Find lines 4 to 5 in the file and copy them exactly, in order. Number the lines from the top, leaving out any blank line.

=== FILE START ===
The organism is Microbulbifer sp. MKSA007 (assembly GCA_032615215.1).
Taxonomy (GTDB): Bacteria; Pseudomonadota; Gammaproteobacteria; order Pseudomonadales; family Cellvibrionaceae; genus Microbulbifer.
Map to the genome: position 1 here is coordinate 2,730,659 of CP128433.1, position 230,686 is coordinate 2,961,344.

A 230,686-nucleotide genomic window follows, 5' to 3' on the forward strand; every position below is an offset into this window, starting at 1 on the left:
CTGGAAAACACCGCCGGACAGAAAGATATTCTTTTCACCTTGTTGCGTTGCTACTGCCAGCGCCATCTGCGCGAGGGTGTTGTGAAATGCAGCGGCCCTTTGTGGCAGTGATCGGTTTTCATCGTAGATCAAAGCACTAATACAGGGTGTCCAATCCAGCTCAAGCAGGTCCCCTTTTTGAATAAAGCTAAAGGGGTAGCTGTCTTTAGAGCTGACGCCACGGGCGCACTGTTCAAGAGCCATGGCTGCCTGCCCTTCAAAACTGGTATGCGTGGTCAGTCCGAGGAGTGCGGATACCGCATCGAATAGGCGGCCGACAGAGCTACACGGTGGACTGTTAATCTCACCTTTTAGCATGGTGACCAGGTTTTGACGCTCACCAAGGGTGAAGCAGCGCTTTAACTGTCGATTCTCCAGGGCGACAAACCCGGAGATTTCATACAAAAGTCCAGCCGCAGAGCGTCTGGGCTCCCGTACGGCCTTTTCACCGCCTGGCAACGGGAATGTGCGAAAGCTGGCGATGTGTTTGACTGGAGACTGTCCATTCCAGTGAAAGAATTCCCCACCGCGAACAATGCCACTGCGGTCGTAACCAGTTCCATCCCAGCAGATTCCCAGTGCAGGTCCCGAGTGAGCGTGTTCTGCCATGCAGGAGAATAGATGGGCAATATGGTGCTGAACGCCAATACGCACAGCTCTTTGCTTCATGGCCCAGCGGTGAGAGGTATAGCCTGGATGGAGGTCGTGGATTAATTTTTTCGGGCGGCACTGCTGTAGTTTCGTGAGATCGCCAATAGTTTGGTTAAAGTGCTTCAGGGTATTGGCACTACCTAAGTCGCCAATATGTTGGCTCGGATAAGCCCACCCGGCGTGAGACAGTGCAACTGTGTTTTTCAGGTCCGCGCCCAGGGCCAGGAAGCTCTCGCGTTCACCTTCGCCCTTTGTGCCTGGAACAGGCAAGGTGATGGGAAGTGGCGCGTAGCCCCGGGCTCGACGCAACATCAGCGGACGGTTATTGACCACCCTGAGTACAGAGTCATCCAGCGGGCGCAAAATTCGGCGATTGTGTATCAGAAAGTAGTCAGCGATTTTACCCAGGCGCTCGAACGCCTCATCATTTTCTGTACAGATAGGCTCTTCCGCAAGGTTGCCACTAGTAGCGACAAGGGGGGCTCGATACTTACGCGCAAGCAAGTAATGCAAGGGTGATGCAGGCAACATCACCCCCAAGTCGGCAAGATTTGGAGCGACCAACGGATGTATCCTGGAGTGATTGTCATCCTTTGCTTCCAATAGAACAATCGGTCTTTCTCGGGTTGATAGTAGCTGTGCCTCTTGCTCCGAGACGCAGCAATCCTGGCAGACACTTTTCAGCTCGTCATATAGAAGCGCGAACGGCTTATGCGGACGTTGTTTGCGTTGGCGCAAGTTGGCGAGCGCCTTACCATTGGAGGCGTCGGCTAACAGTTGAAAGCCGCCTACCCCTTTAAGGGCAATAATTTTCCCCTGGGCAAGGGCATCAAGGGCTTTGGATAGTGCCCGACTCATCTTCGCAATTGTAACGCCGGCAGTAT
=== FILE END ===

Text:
A 230,686-nucleotide genomic window follows, 5' to 3' on the forward strand; every position below is an offset into this window, starting at 1 on the left:
CTGGAAAACACCGCCGGACAGAAAGATATTCTTTTCACCTTGTTGCGTTGCTACTGCCAGCGCCATCTGCGCGAGGGTGTTGTGAAATGCAGCGGCCCTTTGTGGCAGTGATCGGTTTTCATCGTAGATCAAAGCACTAATACAGGGTGTCCAATCCAGCTCAAGCAGGTCCCCTTTTTGAATAAAGCTAAAGGGGTAGCTGTCTTTAGAGCTGACGCCACGGGCGCACTGTTCAAGAGCCATGGCTGCCTGCCCTTCAAAACTGGTATGCGTGGTCAGTCCGAGGAGTGCGGATACCGCATCGAATAGGCGGCCGACAGAGCTACACGGTGGACTGTTAATCTCACCTTTTAGCATGGTGACCAGGTTTTGACGCTCACCAAGGGTGAAGCAGCGCTTTAACTGTCGATTCTCCAGGGCGACAAACCCGGAGATTTCATACAAAAGTCCAGCCGCAGAGCGTCTGGGCTCCCGTACGGCCTTTTCACCGCCTGGCAACGGGAATGTGCGAAAGCTGGCGATGTGTTTGACTGGAGACTGTCCATTCCAGTGAAAGAATTCCCCACCGCGAACAATGCCACTGCGGTCGTAACCAGTTCCATCCCAGCAGATTCCCAGTGCAGGTCCCGAGTGAGCGTGTTCTGCCATGCAGGAGAATAGATGGGCAATATGGTGCTGAACGCCAATACGCACAGCTCTTTGCTTCATGGCCCAGCGGTGAGAGGTATAGCCTGGATGGAGGTCGTGGATTAATTTTTTCGGGCGGCACTGCTGTAGTTTCGTGAGATCGCCAATAGTTTGGTTAAAGTGCTTCAGGGTATTGGCACTACCTAAGTCGCCAATATGTTGGCTCGGATAAGCCCACCCGGCGTGAGACAGTGCAACTGTGTTTTTCAGGTCCGCGCCCAGGGCCAGGAAGCTCTCGCGTTCACCTTCGCCCTTTGTGCCTGGAACAGGCAAGGTGATGGGAAGTGGCGCGTAGCCCCGGGCTCGACGCAACATCAGCGGACGGTTATTGACCACCCTGAGTACAGAGTCATCCAGCGGGCGCAAAATTCGGCGATTGTGTATCAGAAAGTAGTCAGCGATTTTACCCAGGCGCTCGAACGCCTCATCATTTTCTGTACAGATAGGCTCTTCCGCAAGGTTGCCACTAGTAGCGACAAGGGGGGCTCGATACTTACGCGCAAGCAAGTAATGCAAGGGTGATGCAGGCAACATCACCCCCAAGTCGGCAAGATTTGGAGCGACCAACGGATGTATCCTGGAGTGATTGTCATCCTTTGCTTCCAATAGAACAATCGGTCTTTCTCGGGTTGATAGTAGCTGTGCCTCTTGCTCCGAGACGCAGCAATCCTGGCAGACACTTTTCAGCTCGTCATATAGAAGCGCGAACGGCTTATGCGGACGTTGTTTGCGTTGGCGCAAGTTGGCGAGCGCCTTACCATTGGAGGCGTCGGCTAACAGTTGAAAGCCGCCTACCCCTTTAAGGGCAATAATTTTCCCCTGGGCAAGGGCATCAAGGGCTTTGGATAGTGCCCGACTCATCTTCGCAATTGTAACGCCGGCAGTAT